Initial therapy includes:
- Resting the affected hand and wrist
- Avoiding activities that may worsen symptoms
- Immobilizing the wrist in a splint to avoid further damage from twisting or bending
- Applying cool packs to help reduce swelling from inflammations
- Medicinally, some readily available over-the-counter (OTC) medications can help with pain control and inflammation.
- Studies have shown that vitamin B6 supplements may relieve CTS symptoms. Click here for further information on B6 micronutrient supplementation published in the "CFP: Canada Family Physician - Official Publication of the College of Physicians of Canada".
Medical treatment includes diuretics, sedatives and non-steroidal anti-inflammatory drugs (NSAIDs) to provide temporary relief. When these fail, a physician may resort to corticosteroid injections which sometimes temporarily relieves pain or swelling, but does not necessarily treat the problem. Surgery to decompress the median nerve is often resorted to in extreme cases with patients whose symptoms fail to respond to conservative care. The majority of patients recover completely after surgical treatment, and the recurrence rate is low. However, surgery has its own complications including possible recurrence or worsening of the condition due to a rare scaring of the carpal transverse ligament and may result in it becoming weakened and ultimately symptoms will reoccur. Therefore, surgery should be used as a tool when all other treatment has been unsuccessful.
Be sure to consult your chiropractor prior to surgery, as it should be your last resort. Regardless of the treatment, full recovery will only come about by avoiding stressful situations and changing work habits.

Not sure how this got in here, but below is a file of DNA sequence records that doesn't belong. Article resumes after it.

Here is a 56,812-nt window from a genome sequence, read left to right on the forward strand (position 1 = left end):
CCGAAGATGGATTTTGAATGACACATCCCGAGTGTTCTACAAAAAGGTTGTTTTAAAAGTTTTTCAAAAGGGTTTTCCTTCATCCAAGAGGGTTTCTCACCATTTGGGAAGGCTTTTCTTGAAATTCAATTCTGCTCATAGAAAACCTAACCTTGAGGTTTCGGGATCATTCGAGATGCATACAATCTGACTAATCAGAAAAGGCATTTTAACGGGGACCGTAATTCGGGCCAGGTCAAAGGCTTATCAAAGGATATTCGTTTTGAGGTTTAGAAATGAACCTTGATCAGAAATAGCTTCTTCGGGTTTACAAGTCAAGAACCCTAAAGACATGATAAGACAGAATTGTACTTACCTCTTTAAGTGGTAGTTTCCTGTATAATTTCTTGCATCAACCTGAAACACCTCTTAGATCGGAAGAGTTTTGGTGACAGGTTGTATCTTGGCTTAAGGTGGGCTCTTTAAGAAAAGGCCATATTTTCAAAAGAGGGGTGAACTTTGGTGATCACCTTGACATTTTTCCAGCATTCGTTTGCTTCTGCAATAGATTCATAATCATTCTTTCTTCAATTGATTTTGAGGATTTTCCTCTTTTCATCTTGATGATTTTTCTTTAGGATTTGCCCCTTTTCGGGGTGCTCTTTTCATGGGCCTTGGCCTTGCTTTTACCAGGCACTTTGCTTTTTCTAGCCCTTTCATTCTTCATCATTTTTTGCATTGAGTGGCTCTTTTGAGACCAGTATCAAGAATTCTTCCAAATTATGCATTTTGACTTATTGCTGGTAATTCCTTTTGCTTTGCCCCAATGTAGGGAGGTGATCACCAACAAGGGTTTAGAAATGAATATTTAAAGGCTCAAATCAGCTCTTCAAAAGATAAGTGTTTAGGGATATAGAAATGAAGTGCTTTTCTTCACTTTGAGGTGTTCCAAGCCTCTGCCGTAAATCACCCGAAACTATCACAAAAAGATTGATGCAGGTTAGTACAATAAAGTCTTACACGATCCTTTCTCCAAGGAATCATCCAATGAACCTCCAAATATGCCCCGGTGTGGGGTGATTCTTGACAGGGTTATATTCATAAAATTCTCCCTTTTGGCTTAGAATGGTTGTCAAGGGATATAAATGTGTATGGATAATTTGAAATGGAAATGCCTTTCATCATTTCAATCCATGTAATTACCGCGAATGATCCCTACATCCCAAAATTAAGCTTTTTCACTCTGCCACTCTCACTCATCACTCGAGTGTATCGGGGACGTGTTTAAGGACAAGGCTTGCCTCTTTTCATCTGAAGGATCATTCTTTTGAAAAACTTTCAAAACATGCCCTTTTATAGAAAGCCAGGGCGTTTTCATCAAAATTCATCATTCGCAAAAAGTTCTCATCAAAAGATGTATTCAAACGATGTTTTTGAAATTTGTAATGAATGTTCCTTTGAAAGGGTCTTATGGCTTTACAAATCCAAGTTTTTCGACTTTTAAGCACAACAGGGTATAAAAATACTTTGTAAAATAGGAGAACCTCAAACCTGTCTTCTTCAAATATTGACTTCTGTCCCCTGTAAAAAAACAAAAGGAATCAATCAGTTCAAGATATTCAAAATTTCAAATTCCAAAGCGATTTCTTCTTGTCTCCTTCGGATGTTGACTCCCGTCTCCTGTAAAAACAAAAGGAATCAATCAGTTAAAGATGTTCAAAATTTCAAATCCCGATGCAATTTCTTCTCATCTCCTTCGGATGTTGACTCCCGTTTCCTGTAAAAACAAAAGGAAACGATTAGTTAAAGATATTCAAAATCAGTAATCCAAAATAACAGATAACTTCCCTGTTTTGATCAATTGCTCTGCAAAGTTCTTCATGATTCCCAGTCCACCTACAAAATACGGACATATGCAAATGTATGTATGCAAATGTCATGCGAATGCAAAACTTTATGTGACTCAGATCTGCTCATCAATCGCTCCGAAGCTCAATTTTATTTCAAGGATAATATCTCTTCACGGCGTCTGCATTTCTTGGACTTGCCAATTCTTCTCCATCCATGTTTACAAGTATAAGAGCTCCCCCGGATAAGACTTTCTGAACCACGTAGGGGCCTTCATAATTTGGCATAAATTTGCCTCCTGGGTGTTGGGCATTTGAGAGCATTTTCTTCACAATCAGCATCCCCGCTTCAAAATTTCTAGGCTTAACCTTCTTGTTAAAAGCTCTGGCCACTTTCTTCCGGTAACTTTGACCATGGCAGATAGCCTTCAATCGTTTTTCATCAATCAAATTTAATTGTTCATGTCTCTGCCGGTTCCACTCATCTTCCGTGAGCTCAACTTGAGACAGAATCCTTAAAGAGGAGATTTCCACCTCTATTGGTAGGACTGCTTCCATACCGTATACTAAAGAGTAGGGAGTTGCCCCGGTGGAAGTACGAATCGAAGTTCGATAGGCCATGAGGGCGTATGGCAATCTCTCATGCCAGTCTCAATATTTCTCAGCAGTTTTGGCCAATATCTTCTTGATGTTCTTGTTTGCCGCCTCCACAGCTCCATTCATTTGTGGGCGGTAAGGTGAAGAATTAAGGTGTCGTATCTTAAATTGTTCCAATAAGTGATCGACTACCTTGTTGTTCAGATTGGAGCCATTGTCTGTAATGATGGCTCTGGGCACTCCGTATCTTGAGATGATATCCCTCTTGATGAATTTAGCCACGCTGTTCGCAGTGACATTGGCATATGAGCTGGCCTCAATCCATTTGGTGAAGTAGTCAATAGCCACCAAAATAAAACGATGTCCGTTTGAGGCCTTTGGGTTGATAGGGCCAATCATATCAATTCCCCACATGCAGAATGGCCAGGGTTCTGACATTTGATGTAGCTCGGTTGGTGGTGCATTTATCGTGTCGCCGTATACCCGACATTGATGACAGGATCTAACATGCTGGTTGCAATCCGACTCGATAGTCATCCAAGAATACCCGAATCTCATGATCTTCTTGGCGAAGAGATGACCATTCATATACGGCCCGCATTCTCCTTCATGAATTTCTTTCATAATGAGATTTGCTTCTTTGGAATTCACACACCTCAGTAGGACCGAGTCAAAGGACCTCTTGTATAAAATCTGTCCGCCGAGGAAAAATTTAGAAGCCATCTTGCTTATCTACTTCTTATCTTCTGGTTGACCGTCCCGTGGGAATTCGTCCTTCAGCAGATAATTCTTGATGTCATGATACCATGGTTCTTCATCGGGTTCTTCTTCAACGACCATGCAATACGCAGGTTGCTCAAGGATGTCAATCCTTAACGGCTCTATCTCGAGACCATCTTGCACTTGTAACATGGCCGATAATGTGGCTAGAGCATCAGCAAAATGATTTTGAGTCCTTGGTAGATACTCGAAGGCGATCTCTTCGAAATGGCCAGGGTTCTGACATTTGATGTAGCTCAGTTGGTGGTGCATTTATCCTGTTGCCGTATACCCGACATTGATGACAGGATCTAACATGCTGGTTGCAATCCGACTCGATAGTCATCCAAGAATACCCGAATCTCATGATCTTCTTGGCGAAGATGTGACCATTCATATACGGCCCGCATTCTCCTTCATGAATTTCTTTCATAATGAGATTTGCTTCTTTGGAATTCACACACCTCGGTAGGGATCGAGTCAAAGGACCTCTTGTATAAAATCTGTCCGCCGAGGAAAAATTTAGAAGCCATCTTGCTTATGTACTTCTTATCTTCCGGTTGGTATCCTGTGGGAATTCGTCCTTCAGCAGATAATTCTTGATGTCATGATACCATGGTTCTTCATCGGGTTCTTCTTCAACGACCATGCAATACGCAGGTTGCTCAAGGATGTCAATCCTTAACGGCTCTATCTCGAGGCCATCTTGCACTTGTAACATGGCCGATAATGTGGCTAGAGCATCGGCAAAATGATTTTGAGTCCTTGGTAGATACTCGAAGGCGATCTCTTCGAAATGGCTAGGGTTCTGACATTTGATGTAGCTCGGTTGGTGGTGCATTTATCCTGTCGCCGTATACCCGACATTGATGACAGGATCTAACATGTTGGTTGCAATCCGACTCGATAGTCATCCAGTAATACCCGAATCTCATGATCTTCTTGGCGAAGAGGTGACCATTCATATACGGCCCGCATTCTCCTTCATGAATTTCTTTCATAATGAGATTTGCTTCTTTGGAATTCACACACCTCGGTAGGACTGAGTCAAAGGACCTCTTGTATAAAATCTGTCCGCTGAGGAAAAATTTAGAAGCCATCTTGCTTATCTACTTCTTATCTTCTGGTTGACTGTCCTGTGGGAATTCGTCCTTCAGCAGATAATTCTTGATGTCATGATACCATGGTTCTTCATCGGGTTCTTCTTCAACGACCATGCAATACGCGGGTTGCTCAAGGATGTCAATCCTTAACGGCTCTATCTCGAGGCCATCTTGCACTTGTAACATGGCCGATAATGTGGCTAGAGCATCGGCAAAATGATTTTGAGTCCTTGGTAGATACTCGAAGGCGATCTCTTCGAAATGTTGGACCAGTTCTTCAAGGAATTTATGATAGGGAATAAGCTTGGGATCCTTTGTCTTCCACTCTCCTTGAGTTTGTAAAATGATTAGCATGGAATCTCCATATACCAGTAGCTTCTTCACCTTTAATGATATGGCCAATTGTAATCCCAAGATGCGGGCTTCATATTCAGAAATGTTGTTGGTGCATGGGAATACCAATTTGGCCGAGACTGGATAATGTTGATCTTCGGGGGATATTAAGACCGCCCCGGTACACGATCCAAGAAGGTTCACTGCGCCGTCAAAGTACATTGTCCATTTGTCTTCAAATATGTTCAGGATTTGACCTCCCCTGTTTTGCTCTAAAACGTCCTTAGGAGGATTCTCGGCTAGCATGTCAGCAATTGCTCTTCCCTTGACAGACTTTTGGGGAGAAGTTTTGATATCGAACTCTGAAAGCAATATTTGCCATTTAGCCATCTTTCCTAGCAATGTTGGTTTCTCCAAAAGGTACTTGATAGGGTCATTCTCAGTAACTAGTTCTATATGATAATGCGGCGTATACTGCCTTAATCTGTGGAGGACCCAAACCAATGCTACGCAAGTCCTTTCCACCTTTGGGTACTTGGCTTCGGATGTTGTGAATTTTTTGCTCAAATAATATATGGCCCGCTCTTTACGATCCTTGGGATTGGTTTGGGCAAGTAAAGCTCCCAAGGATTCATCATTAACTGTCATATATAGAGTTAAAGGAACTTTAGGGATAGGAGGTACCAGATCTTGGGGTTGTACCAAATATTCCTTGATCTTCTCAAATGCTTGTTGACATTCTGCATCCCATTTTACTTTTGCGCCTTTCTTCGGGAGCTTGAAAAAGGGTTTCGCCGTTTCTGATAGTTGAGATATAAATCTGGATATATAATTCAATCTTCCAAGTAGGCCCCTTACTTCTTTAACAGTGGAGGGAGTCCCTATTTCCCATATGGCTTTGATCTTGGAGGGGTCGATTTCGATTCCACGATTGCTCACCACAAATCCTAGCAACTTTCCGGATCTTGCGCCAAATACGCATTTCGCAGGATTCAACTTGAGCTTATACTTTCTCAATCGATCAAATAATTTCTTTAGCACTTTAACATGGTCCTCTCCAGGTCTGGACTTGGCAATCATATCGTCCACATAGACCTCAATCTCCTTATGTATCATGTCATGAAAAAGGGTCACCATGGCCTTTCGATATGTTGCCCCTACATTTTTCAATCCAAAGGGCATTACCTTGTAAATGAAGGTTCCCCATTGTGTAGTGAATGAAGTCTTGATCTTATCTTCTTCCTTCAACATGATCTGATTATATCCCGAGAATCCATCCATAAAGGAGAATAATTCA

How Can CTS Be Prevented?
Repetitive strain injuries (RSI) can often be prevented with proper workplace ergonomics and by taking frequent breaks to stretch and change position. Your chiropractor can advise you what are the best stretches and strengthening exercises to help prevent repetitive strain injuries from your specific job or profession. Proper posture and movement as instructed by your doctor of chiropractic can help prevent CTS recurrences too.
The American Chiropractic Association recommends the following tips:
- Perform on-the-job conditioning, such as stretching and light exercises.
- Take frequent rest breaks.
- Apply cold to reduce inflammation.
- Periodically stretch and massage your forearm muscles.
- Periodically stretch your chest muscles.
- Wear splints or braces to help immobilize the area.
- Keep your wrists straight.
- Use fingerless gloves to help keep the hands warm and flexible.
- Use correct posture and wrist position.
- To minimize workplace injuries, jobs can be rotated amongst workers, Employers can also develop programs in ergonomics---the process of adapting the workplace to the employee.
- Adopt correct sitting posture.
- Ensure correct work station arrangement.
- Avoid prolonged or repetitive wrist and finger flexion or extension.
- Avoid prolonged or repetitive grasping.
- Use a wrist support pad (keyboard support and mouse-pads).
Please Note: The information provided here is merely for information, referential and not for commercial gain. It is in no way a representation of professional medical advice and you should consult your chiropractor to determine any possible diagnosis and carpal tunnel treatment methods you may require.